COBBLER, cobbler, mend my shoe. Get it done by half past two. Stitch it up and stitch it down. And I’ll give you half a crown!
The popular nursery rhyme has real meaning for 49-year-old Paul Sabao.
After hustling for most of his life, he turned to a forgotten art to make a living in 2019. He has not turned back.
How it all started
I started doing shoe repair in Harare central business district in 2019. It has been over three years now and I have managed to work with a lot of people who face unexpected problems with their shoes from time to time.
I was inspired to venture into shoe repairing by someone whom we used to stay with as a co-tenant in Chinhoyi back then in 1990 when I was only 15 years.
This guy used to work at Bata Shoe Company. He quit his job and started doing shoe repairs and making some shoes at home.
He taught me the craft. I ended up being good at it not knowing that one day it would be my source of income.
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Relocating to Harare
I was born and bred in Chinhoyi, but we relocated to Harare after my father got retrenched from his job at a mining company.
We came to the capital in search of greener pastures, but at that time, the economy had started to tank.
I had finished school, but finding a job was hard and I did not want to go back to the rural areas, so I started doing some piece jobs.
I would do any temporary jobs that I could get. I managed to start a family, but later on, I moved to Mozambique to work at the fish camps.
Since I had left my family here, I decided to come back and start again hustling in the streets as a cobbler because that was one of the skills I knew I was good at.
Choosing to be a cobbler in the CBD
I chose to start my small business here in town because in the (high-density suburbs, people) are always asking for lower prices.
Also, some would want free services because we are neighbours. Therefore, I reckoned that by working in the CBD, I would avoid all that unnecessary stuff which is bad for business.
In have met a lot of people in my job.
Some come to me under a lot of pressure and frustrated from shoe problems.
I operate like any other normal business. I start at 6am and finish at 6pm.
Adhering to this timetable helps me attract regular customers and also that is the time when my potential clients might need my services.
There is nothing much about my work that motivates me to come to work every day than knowing that I need the money.
This is my line of income that my family depends on.
If I fail to show up for work, my family will starve. As a father, I am, therefore, obligated to show up for work every day so that my family feeds, gets proper clothing, and goes to school.
Most of my regular clients are people who work or operate in town and spend most of their time here in the city like shop assistants, commuter omnibus operators, and vendors.
So, they usually come and drop off their shoes on their way to work and collect them after work.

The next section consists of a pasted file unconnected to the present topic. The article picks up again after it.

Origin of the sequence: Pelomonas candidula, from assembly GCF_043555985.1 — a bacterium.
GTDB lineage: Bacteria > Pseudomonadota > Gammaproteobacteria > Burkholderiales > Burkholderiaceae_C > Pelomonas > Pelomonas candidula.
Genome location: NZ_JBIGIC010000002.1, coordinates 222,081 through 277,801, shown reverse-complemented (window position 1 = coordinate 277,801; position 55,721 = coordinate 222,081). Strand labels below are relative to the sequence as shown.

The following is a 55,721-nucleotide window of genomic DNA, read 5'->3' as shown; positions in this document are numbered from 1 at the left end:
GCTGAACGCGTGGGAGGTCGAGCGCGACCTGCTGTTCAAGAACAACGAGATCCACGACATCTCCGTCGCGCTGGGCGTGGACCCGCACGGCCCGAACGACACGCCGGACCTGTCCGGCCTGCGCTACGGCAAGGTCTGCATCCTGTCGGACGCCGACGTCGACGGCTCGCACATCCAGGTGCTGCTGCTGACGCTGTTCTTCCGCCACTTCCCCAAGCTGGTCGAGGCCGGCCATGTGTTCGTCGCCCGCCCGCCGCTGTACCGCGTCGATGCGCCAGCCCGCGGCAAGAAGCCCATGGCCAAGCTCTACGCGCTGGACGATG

Female customers are usually here to get their shoes fixed, handbags fixed, and revive the colour of their tan boots and the quality of their suede shoes.
To ensure that I do tangible things with the money that I get from my business, I have joined mukando (societal savings club).
We are a group of eight people and we contribute US$10 each every week towards the revolving fund.
Surviving city council raids
When it comes to arrests and raids from the Harare City Council officials, I can happily say I am safe. This is because I only do repairs and fixing and not selling.
It becomes hard for the law enforcement agents to confiscate the stuff I have here because the shoes I will be repairing belong to different people who are my customers. So, they do not care about me, unlike vendors.
Challenges as a street cobbler
One of the challenges I face as a person who operates in the streets at an open place is failing to operate due to rainfall on some days.
Rainfall prohibits my potential clients from coming to get their shoes fixed.
Also, the delay in the collection of the garbage dumped along the road is a challenge.
Working at this place is hazardous due to the unpleasant smell coming from the rubbish that is dumped along the road.
Since the council is responsible for proper disposal of the rubbish at the designated places, it is my wish that they carry out their duty daily so that the waste does not pile up in front of the road near where I operate from.
Judging by how my life has slowly turned out over the years since I started, I can say this job has sustained me and my family.
However, the money I get here does not go beyond saving or investing to buy a residential stand or car.
This is because it’s a hand-to-mouth type of business venture. Therefore, I do not see myself being able to save for a car or residential stand one day from street shoe repair.
I wish that one day, somebody; maybe a well-wisher will notice me and give me a proper job in line with what I do because I have the skill and talent.
If the opportunity arises, I would like to get donations or sponsorship to buy equipment that I can use to grow my business professionally. I am also skilled to make and design shoes from scratch, so having a bigger business is something I pray and wish for.